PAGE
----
Not all technical experts at Boeing share the belief this is the best way to manage non-IT devices on an IT network, Dupler is quick to point out. It's still subject to debate. But Boeing is eager to see the type of home-grown CS3 black box it came up with become commercialized for wider use over the long term.

Not only are vendors Infoblox and Juniper interested in the evolution of the concept, but a former research engineer at Boeing, David Mattes, left to start a Seattle-based firm called Asguard Networks a year ago to commercially further Being's "black box" idea. The product Mattes came up with is called SimpleConnect, which supports IF-MAP for ICS. SimpleConnect is being tried out at Boeing under limited circumstances. Asguard Networks has other early-adopter customers as well, including a Florida water utility.

The SimpleConnect box "sits between the devices that need to be protected and a shared network resource, such as a business network or wireless or the Internet or a private network in a plant that needs to be further separated," Mattes says.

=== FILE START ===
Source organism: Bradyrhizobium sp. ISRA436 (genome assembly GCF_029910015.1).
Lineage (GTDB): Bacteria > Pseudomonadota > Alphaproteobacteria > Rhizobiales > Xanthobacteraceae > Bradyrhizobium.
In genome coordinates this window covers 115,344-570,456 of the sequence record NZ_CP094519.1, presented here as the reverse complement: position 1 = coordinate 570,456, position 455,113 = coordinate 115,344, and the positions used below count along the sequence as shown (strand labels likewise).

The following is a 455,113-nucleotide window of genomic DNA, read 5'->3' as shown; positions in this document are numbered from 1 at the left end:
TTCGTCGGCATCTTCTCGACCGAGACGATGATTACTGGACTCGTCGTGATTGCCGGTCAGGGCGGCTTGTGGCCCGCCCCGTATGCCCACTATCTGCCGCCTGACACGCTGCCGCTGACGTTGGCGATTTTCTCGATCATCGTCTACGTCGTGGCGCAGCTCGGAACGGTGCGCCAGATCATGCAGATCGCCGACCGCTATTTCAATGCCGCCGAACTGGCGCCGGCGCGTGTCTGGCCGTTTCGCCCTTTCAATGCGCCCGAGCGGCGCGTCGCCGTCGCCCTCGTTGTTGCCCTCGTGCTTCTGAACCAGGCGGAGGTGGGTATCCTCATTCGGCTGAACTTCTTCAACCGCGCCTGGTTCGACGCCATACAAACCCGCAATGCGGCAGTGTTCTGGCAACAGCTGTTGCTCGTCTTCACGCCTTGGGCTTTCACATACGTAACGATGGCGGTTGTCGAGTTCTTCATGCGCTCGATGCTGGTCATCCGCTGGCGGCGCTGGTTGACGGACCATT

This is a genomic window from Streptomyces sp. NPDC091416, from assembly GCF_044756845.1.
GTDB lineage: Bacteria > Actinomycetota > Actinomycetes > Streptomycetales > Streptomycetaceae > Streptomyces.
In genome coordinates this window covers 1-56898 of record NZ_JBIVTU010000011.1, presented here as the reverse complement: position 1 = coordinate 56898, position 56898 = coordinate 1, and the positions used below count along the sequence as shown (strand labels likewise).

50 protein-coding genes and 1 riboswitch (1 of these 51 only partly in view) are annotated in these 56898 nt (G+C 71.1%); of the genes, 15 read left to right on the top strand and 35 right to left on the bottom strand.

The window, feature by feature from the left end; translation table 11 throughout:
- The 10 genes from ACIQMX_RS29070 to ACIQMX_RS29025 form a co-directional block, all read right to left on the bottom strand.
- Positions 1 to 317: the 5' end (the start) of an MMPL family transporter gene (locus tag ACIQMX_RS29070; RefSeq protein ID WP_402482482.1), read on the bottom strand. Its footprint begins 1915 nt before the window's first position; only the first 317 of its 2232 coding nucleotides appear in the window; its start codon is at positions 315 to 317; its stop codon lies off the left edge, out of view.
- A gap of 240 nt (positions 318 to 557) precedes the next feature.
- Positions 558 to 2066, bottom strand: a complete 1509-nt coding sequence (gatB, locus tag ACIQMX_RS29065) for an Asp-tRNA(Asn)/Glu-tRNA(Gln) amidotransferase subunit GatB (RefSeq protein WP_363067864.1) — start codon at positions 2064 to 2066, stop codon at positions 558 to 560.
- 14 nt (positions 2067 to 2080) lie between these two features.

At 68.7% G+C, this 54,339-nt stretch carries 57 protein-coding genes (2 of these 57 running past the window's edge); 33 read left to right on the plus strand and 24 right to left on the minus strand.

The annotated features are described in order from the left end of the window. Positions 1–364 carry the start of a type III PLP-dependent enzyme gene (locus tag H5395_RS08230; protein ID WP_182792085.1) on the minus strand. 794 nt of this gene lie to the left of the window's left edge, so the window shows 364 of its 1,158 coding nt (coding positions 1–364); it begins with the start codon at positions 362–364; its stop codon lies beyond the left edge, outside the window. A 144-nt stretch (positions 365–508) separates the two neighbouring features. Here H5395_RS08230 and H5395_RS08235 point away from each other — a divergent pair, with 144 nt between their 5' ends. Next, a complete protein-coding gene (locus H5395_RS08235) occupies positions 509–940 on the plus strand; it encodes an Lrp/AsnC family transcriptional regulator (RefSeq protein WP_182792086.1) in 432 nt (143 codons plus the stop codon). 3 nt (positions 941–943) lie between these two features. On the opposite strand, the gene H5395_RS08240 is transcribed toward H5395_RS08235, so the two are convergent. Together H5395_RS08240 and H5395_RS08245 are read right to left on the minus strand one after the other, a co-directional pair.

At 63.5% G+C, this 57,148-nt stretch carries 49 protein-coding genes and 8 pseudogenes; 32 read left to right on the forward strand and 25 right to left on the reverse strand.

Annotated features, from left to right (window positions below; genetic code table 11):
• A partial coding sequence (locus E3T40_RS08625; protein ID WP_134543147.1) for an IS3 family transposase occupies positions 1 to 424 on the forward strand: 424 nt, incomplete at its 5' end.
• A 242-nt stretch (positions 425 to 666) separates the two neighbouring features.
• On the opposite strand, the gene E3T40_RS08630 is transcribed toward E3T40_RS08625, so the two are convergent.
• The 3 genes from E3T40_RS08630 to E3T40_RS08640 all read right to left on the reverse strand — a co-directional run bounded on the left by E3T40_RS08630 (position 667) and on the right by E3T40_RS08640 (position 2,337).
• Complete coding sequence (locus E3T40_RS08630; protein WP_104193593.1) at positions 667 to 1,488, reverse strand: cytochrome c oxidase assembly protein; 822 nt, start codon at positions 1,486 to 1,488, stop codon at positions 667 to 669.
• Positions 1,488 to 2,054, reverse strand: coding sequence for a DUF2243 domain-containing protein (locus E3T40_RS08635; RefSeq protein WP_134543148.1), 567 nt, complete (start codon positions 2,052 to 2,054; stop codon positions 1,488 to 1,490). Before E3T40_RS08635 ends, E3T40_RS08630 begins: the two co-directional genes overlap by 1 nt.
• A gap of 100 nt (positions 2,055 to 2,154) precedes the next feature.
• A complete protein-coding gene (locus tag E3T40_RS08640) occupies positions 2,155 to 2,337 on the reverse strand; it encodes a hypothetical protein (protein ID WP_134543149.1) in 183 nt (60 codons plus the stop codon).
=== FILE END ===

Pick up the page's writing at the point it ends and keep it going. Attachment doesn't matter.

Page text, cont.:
SimpleConnect provides a way to orchestrate in an automated fashion the cybersecurity for industrial controls systems by placing a private network overlay on top of a shared network. Eventually, the SimpleConnect box could gain additional security functionality, such as intrusion-detection or firewalling capability, Mattes adds.

However useful the security concept that Boeing pioneered for its own network use, one basic problem is that you can end up with too many black boxes abounding in the network, Dupler acknowledges. If Boeing's approach to security for industrial controls ever catches on and becomes widespread, Dupler says he hopes this security functionality might one day be boiled down to fit inside something small, such as a network-interface card.

Ellen Messmer is senior editor at Network World, an IDG publication and website, where she covers news and technology trends related to information security. Twitter: @MessmerE. Email: emessmer@nww.com.